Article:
Sarah McPeek ’19 has always found it easy to connect with nature. When she was younger, she didn’t want to be human.
“I actually wrote my college essay on it,” she said. “I thought we were evil and boring and that we just mess everything up. Animals are just so much better!”
Now, as a biology major and a manager at the Brown Family Environmental Center (BFEC), McPeek is trying to inspire the same passion towards the natural world in her fellow Kenyon students.
This year year she is doing so with a new group, the Kenyon Society of Naturalists. Every Saturday morning, McPeek takes students to different parts of the BFEC’s 500 acres. Her goal is to “get students out of bed and thinking about nature and being a part of it rather than sitting in their dorm watching Netflix.”
As a liaison between the BFEC and the campus community, McPeek aims to connect students with the BFEC and Kenyon’s surrounding nature through educational programs.
“There’s really so much amazing diversity of wildlife that we have,” she said. “No one explores it.”
McPeek’s trips begin at the Bookstore on Saturday mornings at 9 a.m. and typically last two hours, though they rarely have strict guidelines. In the most recent excursion, which was supposed to be to the prairies in the southern part of the BFEC, McPeek first led the participants around the nearby garden, where they tried to catch butterflies. When they saw a frog hop out of a pond, Alex Levy ’20 unsuccessfully chased after it with his net. The group later found a stem of grass with an engorgement on it that McPeek explained was from a parasitic wasp.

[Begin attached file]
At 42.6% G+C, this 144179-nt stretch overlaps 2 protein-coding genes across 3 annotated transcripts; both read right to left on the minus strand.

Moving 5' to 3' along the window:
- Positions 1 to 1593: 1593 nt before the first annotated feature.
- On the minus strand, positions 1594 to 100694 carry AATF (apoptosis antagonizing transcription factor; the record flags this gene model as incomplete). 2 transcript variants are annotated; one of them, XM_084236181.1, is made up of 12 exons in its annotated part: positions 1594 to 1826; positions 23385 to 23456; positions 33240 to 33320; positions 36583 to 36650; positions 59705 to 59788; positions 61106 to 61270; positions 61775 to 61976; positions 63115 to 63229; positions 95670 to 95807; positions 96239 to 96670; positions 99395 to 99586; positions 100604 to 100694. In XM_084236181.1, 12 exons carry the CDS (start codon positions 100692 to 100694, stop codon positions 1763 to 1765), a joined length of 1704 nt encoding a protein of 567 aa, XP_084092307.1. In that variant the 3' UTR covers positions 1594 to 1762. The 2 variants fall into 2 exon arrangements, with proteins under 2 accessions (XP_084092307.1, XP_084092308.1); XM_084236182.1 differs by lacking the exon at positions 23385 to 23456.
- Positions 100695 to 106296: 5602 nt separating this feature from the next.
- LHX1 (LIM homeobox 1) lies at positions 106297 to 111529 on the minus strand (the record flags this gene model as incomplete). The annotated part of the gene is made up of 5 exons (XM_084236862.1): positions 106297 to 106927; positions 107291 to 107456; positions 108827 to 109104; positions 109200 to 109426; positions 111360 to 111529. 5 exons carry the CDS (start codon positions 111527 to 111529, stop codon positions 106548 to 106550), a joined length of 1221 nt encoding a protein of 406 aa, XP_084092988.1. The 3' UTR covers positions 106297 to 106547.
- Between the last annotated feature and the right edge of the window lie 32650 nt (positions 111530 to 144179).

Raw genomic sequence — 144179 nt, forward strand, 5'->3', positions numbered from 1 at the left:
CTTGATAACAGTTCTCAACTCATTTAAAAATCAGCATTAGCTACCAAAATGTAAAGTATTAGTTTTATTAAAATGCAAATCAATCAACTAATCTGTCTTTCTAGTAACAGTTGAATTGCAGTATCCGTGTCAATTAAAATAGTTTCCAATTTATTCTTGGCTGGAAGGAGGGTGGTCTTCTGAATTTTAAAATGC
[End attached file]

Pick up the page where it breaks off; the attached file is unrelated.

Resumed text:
“Sarah is a fauna flora fact machine,” Levy said. “I discovered more about local organisms than I had [thought I would].”
McPeek grew up in the woods of New Hampshire, raised by parents with strong backgrounds in biology. Her childhood was inundated with natural exploration. “A lot of my childhood was spent running around, exploring streams and watching birds and catching insects,” McPeek said. “It’s a big part of who I am, so I really wanted to share that with the students here.” Now, she wants the Kenyon community to become more in tune with the natural urge to explore.
In her all-student emails promoting the group, she addresses everybody as “fellow animals.” That is because, she said, “I think we forget that we are animals … our society and our culture in particular is one that tends to distance itself from nature. I think it’s really important to think of ourselves as a part of the ecology and the landscape of everything and less as bystanders of nature.”
Indeed, McPeek said, “The point [of the project] is to get people thinking about nature and just enjoying being animals.”